Japanese manga faces boycott for referring to the island of Taiwan as a country
Published: Jul 06, 2021 12:45 AM
<em>Kengan Omega</em> Photo: Screenshot of Weibo

Kengan Omega Photo: Screenshot of Weibo

Kengan Omega, a sequel of the Japanese manga series Kengan Ashura, sparked outrage among Chinese manga fans after its story referred to the island of Taiwan as a country. Chinese observers emphatically pointed that creators should have a baseline in facing and respecting history.

On a recent episode, a new character named Liu Dongcheng, a wushu genius from the island of Taiwan, had a dialogue with his friend from Mongolia.

"You do not seem to have freedom," said the Mongolian friend. "Do I? You haven't been to Taiwan, have you," replied Liu.

These controversial dialogues have ignited the anger of many Chinese manga and anime fans who commented that "the dialogue hints that the Chinese mainland has no freedom and treats the island of Taiwan as a country." Many Chinese netizens urged the author to apologize for the content and called for a boycott of the manga series. 

Kengan Omega was first published in January 2019. Since then, it has gained great numbers of fans in many countries including China. The original manga Kengan Ashura was made into a series in 2012 earning a big reputation in the manga industry. 

This is not the first time that Japanese manga is involved in a scandal. Another popular Japanese manga series, Jujutsu Kaisen, was criticized for some dialogues inspired in the suicide attacks against the US launched by the Kamikaze, a part of the Japanese Special Attack Units who flew suicide attacks for the Empire of Japan against Allied forces in the closing stages of the Pacific campaign of World War II.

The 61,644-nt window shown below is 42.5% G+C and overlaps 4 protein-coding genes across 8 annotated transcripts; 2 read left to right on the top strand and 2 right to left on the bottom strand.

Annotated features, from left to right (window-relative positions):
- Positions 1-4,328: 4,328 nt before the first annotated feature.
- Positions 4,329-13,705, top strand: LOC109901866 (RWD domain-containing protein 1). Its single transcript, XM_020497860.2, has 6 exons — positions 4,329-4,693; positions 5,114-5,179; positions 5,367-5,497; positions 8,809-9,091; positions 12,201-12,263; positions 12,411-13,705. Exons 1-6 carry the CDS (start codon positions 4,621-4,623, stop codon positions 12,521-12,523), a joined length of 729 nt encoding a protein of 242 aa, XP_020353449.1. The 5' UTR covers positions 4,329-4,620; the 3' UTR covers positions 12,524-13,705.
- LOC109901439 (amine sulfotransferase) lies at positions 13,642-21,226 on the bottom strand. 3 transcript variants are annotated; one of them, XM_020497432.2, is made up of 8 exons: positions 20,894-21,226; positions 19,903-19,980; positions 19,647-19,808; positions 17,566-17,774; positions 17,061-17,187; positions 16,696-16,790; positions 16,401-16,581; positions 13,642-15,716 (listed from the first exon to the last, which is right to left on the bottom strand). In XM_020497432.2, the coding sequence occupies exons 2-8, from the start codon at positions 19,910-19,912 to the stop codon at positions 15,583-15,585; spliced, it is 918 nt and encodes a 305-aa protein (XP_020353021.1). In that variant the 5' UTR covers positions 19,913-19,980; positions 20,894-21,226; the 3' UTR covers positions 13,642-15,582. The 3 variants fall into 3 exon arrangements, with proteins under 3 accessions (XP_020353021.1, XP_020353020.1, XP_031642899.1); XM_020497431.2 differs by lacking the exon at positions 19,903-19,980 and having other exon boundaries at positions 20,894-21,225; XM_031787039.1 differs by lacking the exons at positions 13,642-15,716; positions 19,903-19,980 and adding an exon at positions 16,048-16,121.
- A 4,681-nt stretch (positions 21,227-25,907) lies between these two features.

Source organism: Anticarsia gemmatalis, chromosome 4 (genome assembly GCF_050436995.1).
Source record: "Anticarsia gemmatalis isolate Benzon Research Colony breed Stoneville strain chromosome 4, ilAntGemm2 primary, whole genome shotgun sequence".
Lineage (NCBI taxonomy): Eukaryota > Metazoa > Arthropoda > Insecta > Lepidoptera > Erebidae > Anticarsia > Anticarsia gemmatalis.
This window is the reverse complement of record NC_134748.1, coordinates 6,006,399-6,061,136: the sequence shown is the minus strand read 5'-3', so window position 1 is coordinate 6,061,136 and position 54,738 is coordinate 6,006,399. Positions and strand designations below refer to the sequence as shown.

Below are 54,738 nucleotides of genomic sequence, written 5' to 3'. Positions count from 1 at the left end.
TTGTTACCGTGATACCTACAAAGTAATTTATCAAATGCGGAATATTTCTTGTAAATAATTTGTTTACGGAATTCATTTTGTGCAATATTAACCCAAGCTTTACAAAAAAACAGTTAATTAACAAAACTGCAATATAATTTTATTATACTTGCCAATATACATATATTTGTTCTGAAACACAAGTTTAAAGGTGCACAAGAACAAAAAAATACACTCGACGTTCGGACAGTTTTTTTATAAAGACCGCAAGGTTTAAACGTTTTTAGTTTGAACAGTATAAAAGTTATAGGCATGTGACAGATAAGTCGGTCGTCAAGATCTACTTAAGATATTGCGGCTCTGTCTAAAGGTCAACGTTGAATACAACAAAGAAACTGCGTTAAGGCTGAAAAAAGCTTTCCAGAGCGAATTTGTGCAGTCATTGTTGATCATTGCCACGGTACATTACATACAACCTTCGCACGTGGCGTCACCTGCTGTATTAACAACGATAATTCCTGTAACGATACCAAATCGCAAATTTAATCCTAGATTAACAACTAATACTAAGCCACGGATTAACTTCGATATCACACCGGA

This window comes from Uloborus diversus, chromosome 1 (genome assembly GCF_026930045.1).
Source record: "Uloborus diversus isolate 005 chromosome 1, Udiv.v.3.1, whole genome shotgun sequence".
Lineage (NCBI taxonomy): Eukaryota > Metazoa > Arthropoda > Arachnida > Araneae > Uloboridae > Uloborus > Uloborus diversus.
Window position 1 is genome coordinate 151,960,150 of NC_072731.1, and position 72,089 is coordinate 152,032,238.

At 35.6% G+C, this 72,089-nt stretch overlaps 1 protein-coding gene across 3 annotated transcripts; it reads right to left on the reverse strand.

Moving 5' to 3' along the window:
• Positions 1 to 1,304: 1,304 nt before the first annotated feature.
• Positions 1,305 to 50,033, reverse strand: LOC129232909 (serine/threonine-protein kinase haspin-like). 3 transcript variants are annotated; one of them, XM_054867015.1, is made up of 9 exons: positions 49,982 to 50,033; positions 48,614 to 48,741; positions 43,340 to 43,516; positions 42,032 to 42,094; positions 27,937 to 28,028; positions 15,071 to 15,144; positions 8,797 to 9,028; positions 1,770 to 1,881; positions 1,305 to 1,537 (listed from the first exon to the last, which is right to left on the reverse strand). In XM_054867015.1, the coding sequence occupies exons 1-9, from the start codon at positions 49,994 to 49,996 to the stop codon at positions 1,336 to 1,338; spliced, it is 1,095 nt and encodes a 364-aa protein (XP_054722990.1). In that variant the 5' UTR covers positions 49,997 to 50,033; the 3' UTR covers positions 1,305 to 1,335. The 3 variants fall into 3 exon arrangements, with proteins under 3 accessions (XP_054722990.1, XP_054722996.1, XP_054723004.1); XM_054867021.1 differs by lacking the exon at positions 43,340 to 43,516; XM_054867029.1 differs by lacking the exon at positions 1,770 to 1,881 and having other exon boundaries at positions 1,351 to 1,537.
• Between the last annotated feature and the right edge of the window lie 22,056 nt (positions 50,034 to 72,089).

Xiao Fuqiu, a cultural critic based in Shanghai, told the Global Times on Monday that the various incidents in recent years of Japanese manga allegedly insulting China have one thing in common: the authors and creators are suspected of hurting the feelings of the Chinese people on historical issues especially on War of Resistance against Japanese Aggression (1931-45). 

The reason behind it can be attributed to some people in Japan that have never thoroughly reflected on their shame and sin of the disgraceful history of the invasion of China. The authors have added some elements that discredit or ridicule the Chinese in their creations or cover up the crimes of the war.

"Although a literary and artistic creation is not equivalent to a historical record and it has the right to be fictional art; however, if it involves some historical details related to other countries, creators should respect the basic facts of history and do not shy away from their own country's history nor deliberately vilify the history and characters of other countries," said Xiao.

"These creators are bewitched by this incorrect consciousness, which is the result of the  tampering with historical education and the whitewashing of Japanese actions during World War II by Japanese right-wing forces," Shi Wenxue, a culture critic based in Beijing, told the Global Times. 

"Face up to history and truth. To respect history and truth are the bottom line that these creators should abide by first," said Shi.